Under Review

Under Review: JNGL, IAMTHELIVING x Teon GIbbs


IAMTHELIVING (aka Rian Peters) and Teon Gibbs have released their latest EP JNGL. Joining us here in Vancouver from Botswana and the U.K, the pair released this six piece R&B/hip hop project together, naming it a word that represents their collaboration, through the symbolism of the concrete jungle and green wilderness.

The EP starts off very upbeat with “Puppa” — a song with a very catchy instrumental, an energy which transfers straight into the second track “Translation”. With quite sexy and sensual lyrics, these first two tracks set the scene for the rest of the tracklist. However, just as you think you’ve gotten the gist of the EP, Peters and Gibbs create something different, and beautifully so, in “Where Do We Go From Here”. Here, Peters’ voice is given the spotlight, as well as featuring Gibbs’ best performance too. This track is definitely a standalone piece, not only in the two musicians’ deliveries, but also in its lyrical content. It is a song that dives into deeper content and really shows vulnerability. With a beautiful melody and angelic choir vocals, this track dives into finding a deeper purpose while also bringing up important issues such as police brutality. It also manages to deliver some of the best lyrics on the EP including: “You pray a lot for change, but never see it working” and “The thought that I might make it really makes me nervous / I’ve got to deal with the demons that live beneath the surface”.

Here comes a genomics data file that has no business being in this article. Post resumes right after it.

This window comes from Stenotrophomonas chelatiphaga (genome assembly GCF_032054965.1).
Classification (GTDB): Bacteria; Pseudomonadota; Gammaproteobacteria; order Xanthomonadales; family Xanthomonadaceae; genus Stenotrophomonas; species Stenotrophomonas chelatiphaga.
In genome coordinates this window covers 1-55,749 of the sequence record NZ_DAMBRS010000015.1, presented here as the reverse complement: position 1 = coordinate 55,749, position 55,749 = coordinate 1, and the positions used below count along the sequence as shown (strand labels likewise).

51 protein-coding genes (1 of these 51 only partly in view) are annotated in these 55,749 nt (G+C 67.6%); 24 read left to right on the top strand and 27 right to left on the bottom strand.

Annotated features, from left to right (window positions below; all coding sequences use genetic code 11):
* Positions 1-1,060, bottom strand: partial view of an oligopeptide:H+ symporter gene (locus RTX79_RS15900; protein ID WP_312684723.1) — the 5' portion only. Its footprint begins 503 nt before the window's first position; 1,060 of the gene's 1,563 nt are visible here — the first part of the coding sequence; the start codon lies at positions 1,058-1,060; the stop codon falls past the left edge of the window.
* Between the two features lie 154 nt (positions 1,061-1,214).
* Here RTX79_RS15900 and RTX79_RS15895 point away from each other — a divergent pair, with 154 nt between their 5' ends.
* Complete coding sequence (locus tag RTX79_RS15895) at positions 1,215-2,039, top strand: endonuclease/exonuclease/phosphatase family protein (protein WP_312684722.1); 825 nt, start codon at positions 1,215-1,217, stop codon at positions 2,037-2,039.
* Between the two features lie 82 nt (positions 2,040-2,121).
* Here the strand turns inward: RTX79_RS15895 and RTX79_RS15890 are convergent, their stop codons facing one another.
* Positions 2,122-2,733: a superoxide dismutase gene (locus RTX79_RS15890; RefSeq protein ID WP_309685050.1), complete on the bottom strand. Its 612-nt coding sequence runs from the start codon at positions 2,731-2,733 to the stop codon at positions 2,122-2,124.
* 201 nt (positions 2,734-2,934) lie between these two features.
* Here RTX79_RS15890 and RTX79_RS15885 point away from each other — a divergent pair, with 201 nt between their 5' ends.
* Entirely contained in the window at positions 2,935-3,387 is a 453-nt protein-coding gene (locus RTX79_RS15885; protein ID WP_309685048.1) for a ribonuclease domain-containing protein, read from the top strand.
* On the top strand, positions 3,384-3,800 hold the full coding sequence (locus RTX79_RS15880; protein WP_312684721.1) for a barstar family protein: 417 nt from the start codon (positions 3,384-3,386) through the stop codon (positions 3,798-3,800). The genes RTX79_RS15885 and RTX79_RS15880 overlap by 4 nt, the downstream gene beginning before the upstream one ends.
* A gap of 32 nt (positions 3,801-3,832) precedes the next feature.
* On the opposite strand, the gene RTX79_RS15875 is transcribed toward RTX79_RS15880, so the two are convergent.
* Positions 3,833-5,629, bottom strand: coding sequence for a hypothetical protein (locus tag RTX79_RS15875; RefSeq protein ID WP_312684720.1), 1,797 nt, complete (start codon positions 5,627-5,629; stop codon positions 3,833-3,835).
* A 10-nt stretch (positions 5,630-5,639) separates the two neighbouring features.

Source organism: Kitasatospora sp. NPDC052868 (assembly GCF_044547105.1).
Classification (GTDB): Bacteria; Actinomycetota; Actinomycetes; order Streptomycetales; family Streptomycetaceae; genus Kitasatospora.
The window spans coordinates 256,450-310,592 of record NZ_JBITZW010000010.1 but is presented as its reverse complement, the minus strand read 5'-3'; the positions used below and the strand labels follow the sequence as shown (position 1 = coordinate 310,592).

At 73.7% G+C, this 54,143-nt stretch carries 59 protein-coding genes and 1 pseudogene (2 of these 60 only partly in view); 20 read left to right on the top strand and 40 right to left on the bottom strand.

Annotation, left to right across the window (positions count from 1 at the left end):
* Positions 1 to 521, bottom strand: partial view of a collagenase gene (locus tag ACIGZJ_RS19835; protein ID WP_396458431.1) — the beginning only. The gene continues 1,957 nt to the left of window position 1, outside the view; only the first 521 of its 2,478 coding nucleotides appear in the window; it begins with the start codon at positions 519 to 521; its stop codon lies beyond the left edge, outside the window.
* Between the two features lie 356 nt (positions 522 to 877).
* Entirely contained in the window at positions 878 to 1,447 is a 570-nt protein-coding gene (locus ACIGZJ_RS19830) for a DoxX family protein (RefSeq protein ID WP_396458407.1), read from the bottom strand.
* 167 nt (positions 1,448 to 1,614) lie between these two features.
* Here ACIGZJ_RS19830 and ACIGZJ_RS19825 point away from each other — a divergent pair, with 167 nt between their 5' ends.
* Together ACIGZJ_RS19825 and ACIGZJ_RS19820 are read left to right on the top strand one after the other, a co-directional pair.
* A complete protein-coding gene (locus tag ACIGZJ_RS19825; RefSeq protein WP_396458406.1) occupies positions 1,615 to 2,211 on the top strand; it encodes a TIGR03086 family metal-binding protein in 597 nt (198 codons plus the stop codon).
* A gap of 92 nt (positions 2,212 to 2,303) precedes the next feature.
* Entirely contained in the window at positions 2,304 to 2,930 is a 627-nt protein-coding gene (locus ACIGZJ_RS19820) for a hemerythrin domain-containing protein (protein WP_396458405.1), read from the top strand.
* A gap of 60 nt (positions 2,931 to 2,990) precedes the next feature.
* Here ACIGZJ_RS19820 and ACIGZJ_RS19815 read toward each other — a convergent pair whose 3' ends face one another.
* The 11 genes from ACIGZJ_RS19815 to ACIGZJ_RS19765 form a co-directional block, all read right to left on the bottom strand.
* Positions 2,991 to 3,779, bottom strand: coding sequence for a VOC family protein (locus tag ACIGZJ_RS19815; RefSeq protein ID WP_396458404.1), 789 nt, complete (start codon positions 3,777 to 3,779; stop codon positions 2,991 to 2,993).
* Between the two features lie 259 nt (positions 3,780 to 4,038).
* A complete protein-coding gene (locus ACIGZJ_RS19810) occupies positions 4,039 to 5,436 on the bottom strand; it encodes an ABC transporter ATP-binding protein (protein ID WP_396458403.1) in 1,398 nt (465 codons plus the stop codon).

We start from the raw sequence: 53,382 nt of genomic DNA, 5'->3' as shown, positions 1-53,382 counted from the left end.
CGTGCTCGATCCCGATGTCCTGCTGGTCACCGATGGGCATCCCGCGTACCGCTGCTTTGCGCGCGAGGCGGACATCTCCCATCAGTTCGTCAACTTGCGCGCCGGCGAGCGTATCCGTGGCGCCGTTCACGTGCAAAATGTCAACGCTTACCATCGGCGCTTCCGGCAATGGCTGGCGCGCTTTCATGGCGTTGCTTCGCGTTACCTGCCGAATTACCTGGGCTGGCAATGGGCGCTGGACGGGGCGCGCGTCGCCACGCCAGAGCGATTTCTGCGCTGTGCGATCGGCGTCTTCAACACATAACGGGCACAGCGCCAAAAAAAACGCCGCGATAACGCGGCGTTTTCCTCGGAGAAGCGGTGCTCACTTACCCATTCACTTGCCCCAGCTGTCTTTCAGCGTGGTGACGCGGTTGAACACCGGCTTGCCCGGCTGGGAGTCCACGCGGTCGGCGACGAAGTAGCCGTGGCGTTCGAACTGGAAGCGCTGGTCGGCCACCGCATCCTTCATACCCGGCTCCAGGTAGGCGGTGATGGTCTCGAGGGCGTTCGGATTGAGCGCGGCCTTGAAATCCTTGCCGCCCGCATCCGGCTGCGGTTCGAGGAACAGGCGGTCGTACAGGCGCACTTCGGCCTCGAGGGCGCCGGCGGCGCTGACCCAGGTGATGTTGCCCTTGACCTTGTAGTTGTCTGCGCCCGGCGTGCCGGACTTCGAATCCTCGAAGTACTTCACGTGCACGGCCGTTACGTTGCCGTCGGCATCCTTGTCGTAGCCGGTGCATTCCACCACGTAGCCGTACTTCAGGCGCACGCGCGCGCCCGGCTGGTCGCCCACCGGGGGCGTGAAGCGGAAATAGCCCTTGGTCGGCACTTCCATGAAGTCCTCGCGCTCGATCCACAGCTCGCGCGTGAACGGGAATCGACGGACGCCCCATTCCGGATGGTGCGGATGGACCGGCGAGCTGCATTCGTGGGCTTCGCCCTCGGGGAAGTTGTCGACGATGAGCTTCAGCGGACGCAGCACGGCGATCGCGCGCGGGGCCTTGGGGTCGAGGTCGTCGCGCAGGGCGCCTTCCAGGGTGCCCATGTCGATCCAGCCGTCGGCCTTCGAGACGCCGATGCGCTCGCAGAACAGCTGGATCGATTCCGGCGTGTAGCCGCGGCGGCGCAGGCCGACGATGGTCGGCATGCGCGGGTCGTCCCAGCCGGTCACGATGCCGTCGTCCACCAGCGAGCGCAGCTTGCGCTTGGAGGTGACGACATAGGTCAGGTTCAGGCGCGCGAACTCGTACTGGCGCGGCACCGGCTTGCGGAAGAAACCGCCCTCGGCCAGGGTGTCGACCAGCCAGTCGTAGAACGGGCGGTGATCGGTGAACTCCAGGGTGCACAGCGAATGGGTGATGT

A drawback to the EP however, is how repetitive the background tracks can sometimes get by the time the song’s over — such as in “Boxes” and “Translation”. Not to worry though, since the most impactful songs on the EP are definitely the two slower ones: “Where Do We Go From Here” and “Fall”. The latter ends the project on a high note, another song filled with captivating vocals, melodies and lyrics. A tragic love song about wanting and needing to be better, this song is hypnotic. It is definitely a risk, ending the EP on lyrics like “Will I ever feel whole again?”, but “Fall” manages to provide incredible closure to JNGL while also leaving you craving more. — Valie